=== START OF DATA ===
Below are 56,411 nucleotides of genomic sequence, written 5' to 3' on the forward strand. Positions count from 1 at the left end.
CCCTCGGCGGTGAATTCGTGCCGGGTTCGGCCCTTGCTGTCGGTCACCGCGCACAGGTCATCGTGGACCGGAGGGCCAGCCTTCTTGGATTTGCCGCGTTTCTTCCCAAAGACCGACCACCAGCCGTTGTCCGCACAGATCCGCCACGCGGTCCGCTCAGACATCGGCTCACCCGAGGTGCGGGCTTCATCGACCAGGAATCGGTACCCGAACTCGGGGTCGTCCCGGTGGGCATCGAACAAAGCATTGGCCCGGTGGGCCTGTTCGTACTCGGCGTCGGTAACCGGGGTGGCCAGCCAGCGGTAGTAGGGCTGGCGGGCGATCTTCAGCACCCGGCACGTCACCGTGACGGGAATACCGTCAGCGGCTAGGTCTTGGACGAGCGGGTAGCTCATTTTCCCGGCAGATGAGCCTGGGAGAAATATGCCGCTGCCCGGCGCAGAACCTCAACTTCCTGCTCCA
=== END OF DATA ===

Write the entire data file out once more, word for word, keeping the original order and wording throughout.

Below are 56,411 nucleotides of genomic sequence, written 5' to 3' on the forward strand. Positions count from 1 at the left end.
CCCTCGGCGGTGAATTCGTGCCGGGTTCGGCCCTTGCTGTCGGTCACCGCGCACAGGTCATCGTGGACCGGAGGGCCAGCCTTCTTGGATTTGCCGCGTTTCTTCCCAAAGACCGACCACCAGCCGTTGTCCGCACAGATCCGCCACGCGGTCCGCTCAGACATCGGCTCACCCGAGGTGCGGGCTTCATCGACCAGGAATCGGTACCCGAACTCGGGGTCGTCCCGGTGGGCATCGAACAAAGCATTGGCCCGGTGGGCCTGTTCGTACTCGGCGTCGGTAACCGGGGTGGCCAGCCAGCGGTAGTAGGGCTGGCGGGCGATCTTCAGCACCCGGCACGTCACCGTGACGGGAATACCGTCAGCGGCTAGGTCTTGGACGAGCGGGTAGCTCATTTTCCCGGCAGATGAGCCTGGGAGAAATATGCCGCTGCCCGGCGCAGAACCTCAACTTCCTGCTCCA